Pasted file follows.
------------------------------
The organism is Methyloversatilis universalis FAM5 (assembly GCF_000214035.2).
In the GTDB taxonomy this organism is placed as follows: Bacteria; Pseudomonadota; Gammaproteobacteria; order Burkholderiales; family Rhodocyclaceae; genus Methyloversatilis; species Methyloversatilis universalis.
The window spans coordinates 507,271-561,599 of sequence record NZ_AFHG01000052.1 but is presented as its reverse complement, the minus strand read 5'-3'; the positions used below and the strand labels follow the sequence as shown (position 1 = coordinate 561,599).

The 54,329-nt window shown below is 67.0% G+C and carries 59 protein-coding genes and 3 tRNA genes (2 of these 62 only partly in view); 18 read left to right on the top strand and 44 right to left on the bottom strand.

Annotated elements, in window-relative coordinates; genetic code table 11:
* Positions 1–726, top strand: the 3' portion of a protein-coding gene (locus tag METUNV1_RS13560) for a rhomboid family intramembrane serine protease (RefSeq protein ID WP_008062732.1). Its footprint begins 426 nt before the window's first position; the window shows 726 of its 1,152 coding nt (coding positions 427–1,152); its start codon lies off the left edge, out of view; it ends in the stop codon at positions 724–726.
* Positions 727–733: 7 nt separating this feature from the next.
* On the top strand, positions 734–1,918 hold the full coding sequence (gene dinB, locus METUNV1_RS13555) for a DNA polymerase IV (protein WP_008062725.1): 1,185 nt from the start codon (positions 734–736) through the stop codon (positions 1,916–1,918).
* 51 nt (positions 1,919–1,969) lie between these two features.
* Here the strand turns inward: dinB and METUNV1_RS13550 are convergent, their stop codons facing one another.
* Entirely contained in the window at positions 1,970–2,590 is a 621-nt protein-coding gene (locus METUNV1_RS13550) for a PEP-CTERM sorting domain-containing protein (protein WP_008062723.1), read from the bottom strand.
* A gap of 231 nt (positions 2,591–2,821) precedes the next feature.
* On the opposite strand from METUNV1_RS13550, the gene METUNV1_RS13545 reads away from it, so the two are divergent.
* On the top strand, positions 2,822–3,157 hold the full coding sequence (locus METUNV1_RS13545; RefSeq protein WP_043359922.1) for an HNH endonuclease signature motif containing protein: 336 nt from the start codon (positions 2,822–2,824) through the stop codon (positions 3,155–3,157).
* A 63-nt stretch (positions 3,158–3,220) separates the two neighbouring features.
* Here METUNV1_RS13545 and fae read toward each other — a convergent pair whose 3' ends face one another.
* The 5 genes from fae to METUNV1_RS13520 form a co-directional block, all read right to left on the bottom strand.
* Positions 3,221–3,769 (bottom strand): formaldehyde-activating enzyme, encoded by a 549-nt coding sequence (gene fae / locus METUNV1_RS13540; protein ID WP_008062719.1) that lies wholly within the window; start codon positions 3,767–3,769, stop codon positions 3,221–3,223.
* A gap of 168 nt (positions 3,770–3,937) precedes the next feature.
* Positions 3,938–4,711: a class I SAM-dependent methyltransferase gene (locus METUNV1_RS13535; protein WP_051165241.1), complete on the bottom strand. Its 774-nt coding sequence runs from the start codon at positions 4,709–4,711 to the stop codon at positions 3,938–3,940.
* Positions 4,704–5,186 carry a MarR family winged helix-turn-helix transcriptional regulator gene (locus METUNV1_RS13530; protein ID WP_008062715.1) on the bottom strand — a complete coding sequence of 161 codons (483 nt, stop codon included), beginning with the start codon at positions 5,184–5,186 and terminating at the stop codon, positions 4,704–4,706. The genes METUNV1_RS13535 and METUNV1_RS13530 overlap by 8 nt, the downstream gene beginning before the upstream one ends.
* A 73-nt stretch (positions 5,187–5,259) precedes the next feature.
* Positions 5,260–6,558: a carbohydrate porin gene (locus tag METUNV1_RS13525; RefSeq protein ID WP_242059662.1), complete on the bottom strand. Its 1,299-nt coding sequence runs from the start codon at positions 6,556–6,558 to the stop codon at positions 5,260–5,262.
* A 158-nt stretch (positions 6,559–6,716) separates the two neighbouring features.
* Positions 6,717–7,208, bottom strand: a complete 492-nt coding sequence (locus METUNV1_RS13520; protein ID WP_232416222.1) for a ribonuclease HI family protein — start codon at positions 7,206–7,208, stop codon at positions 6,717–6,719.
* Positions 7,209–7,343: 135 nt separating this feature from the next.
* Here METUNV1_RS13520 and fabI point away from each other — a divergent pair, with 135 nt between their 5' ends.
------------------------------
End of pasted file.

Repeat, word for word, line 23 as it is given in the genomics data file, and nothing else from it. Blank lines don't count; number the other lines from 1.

* Positions 5,260–6,558: a carbohydrate porin gene (locus tag METUNV1_RS13525; RefSeq protein ID WP_242059662.1), complete on the bottom strand. Its 1,299-nt coding sequence runs from the start codon at positions 6,556–6,558 to the stop codon at positions 5,260–5,262.